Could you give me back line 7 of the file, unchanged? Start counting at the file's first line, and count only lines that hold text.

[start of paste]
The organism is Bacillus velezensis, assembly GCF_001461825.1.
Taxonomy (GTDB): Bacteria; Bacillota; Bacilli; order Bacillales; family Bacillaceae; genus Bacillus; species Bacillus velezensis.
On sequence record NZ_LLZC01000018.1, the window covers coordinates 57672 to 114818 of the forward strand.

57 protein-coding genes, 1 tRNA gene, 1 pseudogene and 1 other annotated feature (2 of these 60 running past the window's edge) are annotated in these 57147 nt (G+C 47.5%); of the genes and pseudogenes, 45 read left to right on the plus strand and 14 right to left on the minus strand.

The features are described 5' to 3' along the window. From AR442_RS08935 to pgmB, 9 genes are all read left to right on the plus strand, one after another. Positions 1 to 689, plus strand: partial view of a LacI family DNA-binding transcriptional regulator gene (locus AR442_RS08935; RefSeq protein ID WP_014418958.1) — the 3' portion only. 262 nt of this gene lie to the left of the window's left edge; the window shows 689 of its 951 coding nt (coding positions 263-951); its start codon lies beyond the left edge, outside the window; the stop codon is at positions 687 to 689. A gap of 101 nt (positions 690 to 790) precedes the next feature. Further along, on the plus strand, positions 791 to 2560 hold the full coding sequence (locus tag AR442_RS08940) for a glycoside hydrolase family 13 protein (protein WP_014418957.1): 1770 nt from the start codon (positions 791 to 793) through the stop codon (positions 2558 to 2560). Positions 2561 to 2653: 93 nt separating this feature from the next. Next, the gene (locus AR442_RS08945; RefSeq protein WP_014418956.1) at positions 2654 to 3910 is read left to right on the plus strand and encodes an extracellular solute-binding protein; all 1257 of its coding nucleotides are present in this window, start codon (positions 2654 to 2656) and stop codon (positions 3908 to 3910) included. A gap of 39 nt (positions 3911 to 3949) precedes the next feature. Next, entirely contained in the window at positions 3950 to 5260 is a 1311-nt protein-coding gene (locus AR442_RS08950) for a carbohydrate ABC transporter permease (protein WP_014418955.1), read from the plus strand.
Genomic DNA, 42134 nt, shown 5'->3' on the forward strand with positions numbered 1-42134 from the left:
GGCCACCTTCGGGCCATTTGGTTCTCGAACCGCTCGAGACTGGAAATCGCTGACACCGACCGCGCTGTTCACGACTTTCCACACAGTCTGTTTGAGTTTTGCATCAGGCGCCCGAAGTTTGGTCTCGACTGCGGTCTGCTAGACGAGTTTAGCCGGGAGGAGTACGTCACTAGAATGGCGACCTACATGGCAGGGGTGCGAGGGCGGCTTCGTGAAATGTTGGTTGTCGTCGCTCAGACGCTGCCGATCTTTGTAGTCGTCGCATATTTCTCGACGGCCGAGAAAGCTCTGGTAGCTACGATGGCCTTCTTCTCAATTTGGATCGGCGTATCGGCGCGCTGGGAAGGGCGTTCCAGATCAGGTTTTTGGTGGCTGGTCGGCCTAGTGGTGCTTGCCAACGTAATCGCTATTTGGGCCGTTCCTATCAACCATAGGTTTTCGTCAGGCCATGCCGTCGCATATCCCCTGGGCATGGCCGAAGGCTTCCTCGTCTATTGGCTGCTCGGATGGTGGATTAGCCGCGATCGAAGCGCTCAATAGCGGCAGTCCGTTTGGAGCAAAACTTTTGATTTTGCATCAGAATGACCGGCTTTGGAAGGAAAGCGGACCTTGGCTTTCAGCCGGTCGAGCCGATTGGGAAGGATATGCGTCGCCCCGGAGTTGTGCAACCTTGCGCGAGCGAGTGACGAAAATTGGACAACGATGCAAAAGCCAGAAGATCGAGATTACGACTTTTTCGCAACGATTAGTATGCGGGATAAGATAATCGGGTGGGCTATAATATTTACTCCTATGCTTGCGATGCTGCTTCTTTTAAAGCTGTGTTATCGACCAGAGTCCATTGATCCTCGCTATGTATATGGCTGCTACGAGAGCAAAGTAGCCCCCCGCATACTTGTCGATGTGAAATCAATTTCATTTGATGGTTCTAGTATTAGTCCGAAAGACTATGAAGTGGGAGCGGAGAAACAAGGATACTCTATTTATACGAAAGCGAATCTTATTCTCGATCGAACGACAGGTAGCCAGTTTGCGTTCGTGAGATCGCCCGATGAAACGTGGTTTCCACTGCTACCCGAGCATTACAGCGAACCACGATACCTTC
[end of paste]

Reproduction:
GGCCACCTTCGGGCCATTTGGTTCTCGAACCGCTCGAGACTGGAAATCGCTGACACCGACCGCGCTGTTCACGACTTTCCACACAGTCTGTTTGAGTTTTGCATCAGGCGCCCGAAGTTTGGTCTCGACTGCGGTCTGCTAGACGAGTTTAGCCGGGAGGAGTACGTCACTAGAATGGCGACCTACATGGCAGGGGTGCGAGGGCGGCTTCGTGAAATGTTGGTTGTCGTCGCTCAGACGCTGCCGATCTTTGTAGTCGTCGCATATTTCTCGACGGCCGAGAAAGCTCTGGTAGCTACGATGGCCTTCTTCTCAATTTGGATCGGCGTATCGGCGCGCTGGGAAGGGCGTTCCAGATCAGGTTTTTGGTGGCTGGTCGGCCTAGTGGTGCTTGCCAACGTAATCGCTATTTGGGCCGTTCCTATCAACCATAGGTTTTCGTCAGGCCATGCCGTCGCATATCCCCTGGGCATGGCCGAAGGCTTCCTCGTCTATTGGCTGCTCGGATGGTGGATTAGCCGCGATCGAAGCGCTCAATAGCGGCAGTCCGTTTGGAGCAAAACTTTTGATTTTGCATCAGAATGACCGGCTTTGGAAGGAAAGCGGACCTTGGCTTTCAGCCGGTCGAGCCGATTGGGAAGGATATGCGTCGCCCCGGAGTTGTGCAACCTTGCGCGAGCGAGTGACGAAAATTGGACAACGATGCAAAAGCCAGAAGATCGAGATTACGACTTTTTCGCAACGATTAGTATGCGGGATAAGATAATCGGGTGGGCTATAATATTTACTCCTATGCTTGCGATGCTGCTTCTTTTAAAGCTGTGTTATCGACCAGAGTCCATTGATCCTCGCTATGTATATGGCTGCTACGAGAGCAAAGTAGCCCCCCGCATACTTGTCGATGTGAAATCAATTTCATTTGATGGTTCTAGTATTAGTCCGAAAGACTATGAAGTGGGAGCGGAGAAACAAGGATACTCTATTTATACGAAAGCGAATCTTATTCTCGATCGAACGACAGGTAGCCAGTTTGCGTTCGTGAGATCGCCCGATGAAACGTGGTTTCCACTGCTACCCGAGCATTACAGCGAACCACGATACCTTC